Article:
Friday, August 18, 2006

Todd Elliott Koger's Op-Ed Article: We gathered to say

The protests outside Three Rivers were a plea to help resolve endemic poverty in our city -- which could result in real chaos.

We gathered to say: Pittsburgh, please listen

The following is an Op-Ed article written by Todd Elliott Koger and featured in the Pittsburgh Post-Gazette.

This was to be a good day!

On this the 15th day of January 1995, an unseasonable 65-degree thaw had liquefied our worries into warmth and excitement. Hosting a professional football conference championship game added hopes and plans for the next couple of weeks for those who live here.

Check! Not all who reside here projected warmth, excitement and hope. Some, as shown by the Coalition of African Americans for Justice protest outside of Three Rivers Stadium, had different plans and concerns for the next couple of weeks.

Forget the basic facts that you have come to learn about our beautiful city. Sure it surprises visitors with booming banks, thriving hospitals, expanding universities and more than 600 advanced technology companies.

Word! These new industries cannot provide as many jobs as the factories and mills that dominated the city's past.

A glorious face-lift. A wonderful outlook for the future. Steeped in historical tradition, the city is poised for expansion. Pittsburgh is a city where some can put down roots and then reach for the sky.

But not all of us can put down roots and reach for the sky. Some of you forget about the blend of Lysol and body order at homeless shelters. Some of you forget about the bent spine of our fixes-income grandparents living on the edge of town. Some of you forget about the blare of TV soap operas in our housing projects, drowning out the cry of the badly diapered babies on linoleum floors. Some of you even forget the shrieks of friends and family at community funeral homes when teen-age murder victims are mourned.

Pittsburgh still suffers beyond its face-lift.

It suffers because some lack jobs. And worse yet, some lack responsible parents. It suffers because of the problem some of you have with the color of your neighbor's skin. And worse yet, because of the gang color of a person's gear.

Let's revisit the young women in the housing projects. Pittsburgh suffers when our young sisters drag their toddlers into a medical van for vaccination shots that are a year late. Why? Because bureaucratic red tape of social-service agencies that make them run from here to there, and do this or that for nothing, puts other children at risk of disease.

Such is also the case with the loss of Pittsburgh's small-town safety and previous immunity to violent crime. Now there's an epidemic: Homicide disease," caused by the spread of gang and drug activity, the increasing availability of guns, a growing fear of retaliation that led to a lack of cooperation with the police, more community tolerance of violence, a decline in values, an increase in alienation.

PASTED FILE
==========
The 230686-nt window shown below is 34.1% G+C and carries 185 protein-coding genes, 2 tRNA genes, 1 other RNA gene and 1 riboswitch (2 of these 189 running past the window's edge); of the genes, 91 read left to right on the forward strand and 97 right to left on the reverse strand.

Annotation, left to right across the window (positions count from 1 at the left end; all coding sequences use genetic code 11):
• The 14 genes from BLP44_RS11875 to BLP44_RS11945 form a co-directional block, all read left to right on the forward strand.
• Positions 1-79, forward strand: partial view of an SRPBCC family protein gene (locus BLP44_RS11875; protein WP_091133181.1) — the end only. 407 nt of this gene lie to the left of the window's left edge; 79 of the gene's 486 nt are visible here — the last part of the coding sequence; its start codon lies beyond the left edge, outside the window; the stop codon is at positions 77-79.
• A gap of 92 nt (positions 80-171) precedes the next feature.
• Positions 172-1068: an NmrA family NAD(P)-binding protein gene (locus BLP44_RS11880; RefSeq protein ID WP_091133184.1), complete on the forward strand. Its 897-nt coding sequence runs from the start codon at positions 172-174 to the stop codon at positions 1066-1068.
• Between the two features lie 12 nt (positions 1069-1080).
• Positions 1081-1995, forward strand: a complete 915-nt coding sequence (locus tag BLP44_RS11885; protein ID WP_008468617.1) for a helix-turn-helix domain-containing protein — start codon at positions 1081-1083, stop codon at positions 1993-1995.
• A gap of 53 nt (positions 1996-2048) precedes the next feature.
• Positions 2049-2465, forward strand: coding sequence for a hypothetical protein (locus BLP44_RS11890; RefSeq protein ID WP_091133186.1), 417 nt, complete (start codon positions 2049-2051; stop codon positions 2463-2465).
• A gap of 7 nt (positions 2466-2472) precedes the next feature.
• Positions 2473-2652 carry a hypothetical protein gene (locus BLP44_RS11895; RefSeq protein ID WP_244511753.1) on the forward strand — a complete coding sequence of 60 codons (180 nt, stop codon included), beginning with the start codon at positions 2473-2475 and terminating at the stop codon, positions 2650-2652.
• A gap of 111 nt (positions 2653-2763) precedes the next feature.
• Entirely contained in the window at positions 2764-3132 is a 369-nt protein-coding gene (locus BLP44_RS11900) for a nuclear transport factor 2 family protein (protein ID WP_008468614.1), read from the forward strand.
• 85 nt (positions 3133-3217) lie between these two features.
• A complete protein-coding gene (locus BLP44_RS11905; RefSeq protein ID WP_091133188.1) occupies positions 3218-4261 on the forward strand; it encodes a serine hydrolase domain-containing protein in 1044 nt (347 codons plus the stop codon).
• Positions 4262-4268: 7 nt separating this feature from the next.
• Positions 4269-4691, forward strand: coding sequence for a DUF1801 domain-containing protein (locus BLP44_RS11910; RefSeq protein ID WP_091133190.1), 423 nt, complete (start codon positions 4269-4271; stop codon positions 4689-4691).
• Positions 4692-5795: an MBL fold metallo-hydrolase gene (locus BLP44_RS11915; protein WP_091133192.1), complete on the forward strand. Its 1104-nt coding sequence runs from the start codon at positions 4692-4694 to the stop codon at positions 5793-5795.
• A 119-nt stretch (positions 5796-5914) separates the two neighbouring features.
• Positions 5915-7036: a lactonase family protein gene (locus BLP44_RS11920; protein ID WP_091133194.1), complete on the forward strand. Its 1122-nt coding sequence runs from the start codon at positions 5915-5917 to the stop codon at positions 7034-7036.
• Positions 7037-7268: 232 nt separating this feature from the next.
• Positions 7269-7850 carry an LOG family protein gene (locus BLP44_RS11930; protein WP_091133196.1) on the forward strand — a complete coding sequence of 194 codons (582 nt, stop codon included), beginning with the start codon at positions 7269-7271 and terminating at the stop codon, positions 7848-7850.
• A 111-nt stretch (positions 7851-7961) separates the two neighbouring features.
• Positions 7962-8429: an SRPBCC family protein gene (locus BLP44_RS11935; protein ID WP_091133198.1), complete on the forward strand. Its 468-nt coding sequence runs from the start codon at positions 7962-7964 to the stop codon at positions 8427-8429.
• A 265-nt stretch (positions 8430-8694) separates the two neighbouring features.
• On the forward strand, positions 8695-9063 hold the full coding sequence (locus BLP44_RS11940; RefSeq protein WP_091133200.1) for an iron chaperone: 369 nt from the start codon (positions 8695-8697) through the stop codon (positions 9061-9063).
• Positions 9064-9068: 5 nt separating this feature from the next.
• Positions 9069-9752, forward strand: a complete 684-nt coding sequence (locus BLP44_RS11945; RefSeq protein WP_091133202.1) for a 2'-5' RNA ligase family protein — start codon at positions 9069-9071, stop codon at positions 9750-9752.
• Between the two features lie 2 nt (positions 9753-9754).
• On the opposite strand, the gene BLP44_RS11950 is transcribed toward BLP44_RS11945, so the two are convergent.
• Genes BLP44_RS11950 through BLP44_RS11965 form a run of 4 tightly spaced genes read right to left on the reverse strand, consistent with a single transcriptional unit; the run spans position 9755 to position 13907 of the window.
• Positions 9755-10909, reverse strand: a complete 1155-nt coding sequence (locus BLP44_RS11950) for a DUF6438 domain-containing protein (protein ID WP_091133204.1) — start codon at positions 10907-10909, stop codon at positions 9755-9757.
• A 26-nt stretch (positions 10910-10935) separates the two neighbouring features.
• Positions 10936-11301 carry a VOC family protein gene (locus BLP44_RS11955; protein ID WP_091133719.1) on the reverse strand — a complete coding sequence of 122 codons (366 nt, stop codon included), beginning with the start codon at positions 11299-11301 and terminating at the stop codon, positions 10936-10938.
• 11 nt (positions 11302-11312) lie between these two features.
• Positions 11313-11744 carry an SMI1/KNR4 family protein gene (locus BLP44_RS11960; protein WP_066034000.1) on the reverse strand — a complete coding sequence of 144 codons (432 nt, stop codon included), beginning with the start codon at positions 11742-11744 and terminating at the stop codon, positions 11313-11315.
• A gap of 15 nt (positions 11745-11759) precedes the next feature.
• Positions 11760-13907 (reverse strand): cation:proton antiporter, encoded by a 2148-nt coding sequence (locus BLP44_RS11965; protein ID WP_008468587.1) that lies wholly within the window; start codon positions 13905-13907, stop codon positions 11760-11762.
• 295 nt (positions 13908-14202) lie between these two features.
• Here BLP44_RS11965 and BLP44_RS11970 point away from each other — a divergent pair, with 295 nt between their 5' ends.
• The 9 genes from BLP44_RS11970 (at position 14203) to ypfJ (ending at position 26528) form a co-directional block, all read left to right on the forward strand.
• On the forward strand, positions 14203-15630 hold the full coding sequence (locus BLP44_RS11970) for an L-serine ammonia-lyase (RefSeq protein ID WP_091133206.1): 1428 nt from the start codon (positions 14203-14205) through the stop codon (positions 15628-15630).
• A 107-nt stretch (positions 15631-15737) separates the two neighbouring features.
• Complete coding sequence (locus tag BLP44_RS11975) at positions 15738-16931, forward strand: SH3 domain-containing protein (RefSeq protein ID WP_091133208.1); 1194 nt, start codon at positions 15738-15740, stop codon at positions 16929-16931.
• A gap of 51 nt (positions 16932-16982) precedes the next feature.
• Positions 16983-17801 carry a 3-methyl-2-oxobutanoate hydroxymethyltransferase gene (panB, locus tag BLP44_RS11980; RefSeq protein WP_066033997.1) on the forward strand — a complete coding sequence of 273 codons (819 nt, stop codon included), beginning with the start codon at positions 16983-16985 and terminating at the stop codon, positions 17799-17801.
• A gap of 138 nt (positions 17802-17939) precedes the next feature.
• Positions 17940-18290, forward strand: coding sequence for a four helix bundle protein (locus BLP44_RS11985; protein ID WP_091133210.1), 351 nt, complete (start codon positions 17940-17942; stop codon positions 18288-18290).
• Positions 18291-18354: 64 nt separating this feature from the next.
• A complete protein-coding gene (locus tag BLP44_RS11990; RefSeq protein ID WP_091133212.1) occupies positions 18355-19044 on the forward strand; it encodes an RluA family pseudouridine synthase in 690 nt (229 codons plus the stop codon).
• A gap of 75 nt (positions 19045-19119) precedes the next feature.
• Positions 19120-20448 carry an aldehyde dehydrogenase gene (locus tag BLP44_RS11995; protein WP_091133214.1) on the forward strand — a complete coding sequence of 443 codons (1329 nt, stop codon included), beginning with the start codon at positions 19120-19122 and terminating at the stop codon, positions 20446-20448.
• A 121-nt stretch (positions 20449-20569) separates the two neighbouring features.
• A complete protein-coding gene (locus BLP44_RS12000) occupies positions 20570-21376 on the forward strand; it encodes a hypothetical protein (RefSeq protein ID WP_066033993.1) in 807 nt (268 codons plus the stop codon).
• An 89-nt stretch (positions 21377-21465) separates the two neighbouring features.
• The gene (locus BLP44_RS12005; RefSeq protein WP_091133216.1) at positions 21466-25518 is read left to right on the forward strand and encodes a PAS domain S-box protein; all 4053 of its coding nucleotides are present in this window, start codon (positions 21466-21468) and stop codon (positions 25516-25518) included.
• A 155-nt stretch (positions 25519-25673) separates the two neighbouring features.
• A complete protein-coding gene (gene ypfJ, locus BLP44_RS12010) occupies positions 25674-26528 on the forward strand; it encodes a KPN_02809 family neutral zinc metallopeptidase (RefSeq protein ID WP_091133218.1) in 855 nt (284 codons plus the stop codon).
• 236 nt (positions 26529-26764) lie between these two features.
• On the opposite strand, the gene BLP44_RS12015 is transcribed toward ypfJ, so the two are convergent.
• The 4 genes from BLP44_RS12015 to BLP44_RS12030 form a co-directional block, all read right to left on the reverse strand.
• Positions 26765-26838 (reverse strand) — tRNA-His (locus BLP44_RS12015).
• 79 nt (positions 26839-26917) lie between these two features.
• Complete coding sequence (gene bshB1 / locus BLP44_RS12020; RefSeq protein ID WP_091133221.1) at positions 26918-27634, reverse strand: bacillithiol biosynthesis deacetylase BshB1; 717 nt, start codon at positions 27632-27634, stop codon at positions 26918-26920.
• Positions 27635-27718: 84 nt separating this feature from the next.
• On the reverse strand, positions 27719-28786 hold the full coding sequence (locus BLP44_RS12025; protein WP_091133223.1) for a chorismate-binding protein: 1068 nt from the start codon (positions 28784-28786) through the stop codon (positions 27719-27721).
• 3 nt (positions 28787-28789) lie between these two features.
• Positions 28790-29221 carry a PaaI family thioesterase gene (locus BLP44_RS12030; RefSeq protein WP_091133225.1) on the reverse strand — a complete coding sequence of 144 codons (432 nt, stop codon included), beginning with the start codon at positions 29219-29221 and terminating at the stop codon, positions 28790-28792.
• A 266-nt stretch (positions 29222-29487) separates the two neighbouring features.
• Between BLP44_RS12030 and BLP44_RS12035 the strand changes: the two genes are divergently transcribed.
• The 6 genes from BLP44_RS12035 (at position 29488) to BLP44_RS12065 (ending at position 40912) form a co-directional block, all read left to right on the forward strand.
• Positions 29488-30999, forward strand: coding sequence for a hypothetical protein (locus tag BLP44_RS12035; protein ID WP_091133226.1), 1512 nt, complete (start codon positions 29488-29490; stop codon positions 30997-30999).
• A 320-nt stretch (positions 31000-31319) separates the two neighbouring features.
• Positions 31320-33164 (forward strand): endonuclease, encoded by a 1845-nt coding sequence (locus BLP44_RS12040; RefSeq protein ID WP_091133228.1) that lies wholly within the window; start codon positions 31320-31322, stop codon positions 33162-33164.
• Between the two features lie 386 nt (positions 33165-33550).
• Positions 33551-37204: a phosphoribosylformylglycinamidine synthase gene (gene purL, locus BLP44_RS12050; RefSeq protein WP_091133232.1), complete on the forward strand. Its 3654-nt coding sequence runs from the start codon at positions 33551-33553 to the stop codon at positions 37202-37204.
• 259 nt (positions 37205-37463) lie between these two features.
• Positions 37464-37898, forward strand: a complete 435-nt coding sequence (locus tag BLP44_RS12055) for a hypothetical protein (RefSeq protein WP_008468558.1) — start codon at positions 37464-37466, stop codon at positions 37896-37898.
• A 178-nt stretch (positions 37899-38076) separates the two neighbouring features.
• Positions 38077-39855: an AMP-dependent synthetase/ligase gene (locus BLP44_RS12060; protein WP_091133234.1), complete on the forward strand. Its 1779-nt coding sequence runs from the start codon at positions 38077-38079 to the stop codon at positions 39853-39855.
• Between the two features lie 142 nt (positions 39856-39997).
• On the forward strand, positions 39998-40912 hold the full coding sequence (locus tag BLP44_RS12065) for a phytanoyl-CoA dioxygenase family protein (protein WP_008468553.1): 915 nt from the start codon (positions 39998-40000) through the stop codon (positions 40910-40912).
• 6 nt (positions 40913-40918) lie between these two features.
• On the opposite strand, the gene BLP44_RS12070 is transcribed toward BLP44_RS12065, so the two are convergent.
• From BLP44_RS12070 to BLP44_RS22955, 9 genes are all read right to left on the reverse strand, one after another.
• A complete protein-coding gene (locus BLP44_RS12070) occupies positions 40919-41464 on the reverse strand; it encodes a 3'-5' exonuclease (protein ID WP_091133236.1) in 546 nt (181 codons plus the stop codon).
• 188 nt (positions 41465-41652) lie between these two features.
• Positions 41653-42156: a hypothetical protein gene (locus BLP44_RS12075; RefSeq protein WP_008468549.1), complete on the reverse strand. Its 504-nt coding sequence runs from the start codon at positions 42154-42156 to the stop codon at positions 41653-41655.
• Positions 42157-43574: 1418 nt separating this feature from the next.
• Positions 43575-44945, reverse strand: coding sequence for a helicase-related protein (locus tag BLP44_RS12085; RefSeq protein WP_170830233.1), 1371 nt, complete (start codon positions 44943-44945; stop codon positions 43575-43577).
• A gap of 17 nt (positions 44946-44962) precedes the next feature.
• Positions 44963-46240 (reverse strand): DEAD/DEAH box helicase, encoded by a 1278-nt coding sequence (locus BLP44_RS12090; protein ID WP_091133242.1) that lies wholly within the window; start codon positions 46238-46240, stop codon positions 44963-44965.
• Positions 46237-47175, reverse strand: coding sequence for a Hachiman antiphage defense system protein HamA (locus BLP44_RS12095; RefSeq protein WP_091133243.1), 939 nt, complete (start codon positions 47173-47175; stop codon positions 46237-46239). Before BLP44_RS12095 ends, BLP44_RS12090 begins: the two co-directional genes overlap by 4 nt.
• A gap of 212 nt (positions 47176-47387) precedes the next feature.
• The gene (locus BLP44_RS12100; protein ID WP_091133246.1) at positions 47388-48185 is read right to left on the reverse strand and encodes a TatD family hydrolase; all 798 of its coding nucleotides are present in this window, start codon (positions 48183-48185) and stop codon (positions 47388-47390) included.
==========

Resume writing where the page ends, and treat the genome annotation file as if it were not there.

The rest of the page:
Word! Young people and blacks are the disproportionate perpetrators and victims of violent acts. And, while this disease may be kiling only a small percentage of the community's young people, it is threatening the health of the entire body.

It's not Pittsburgh apartheid. Such would be exaggeration. Further, the poor 'hood is not exclusive to blacks. Take an expressway from town and disappear into desolate 'hoods and encounter the civilization of menace. Pittsburgh, a dual city! The glass wonder of PPG Place is a faded memory. Here in the 'hood lives lie abandoned as far as the eye can see.

It used to be that when Pittsburgh talked about its poor, you were talking about the working poor. Today the nonworking poor are those isolated and not able to maintain social mobility now that good-paying jobs (blue collar) have disappeared.

The avenue for recourse is normally to telephone, write and knock on doors. But when politicians refuse to answer, this makes you angry and bitter. The angrier you get, the more you display your dissatisfaction.

The protest at Three Rivers Sunday was an eyesore. But Pittsburgh -- your poor citizens need assistance. They need immediate assistance. It was rage that set Los Angeles ablaze in 1992. Pittsburgh's political leaders had better realize that in many ways, the city is filled with volatile tinder that a social explosion is waiting to happen.

In the past, civil-rights legislation and affirmative-action programs have benefited primarily the more advantaged and the educated poor, as opposed to the truly disadvantaged. Welfare has enabled some to survive. But it certainly is not the answer to these problems. When you are a welfare recipient and you've been out of work for a long time, you develop the feeling of low self-efficacy. This is the feeling that you cannot accomplish the goal you set for yourself. This is different than low self-esteem.

If Pittsburgh is committed to addressing its poverty needs -- the problems that led to the protest -- the commitment must be long term, not short term.

While there is an obvious need to continue sanctions against racial discrimination, an effective long-term strategy for social justice must include race-neutral policies that can draw support in today's political climate.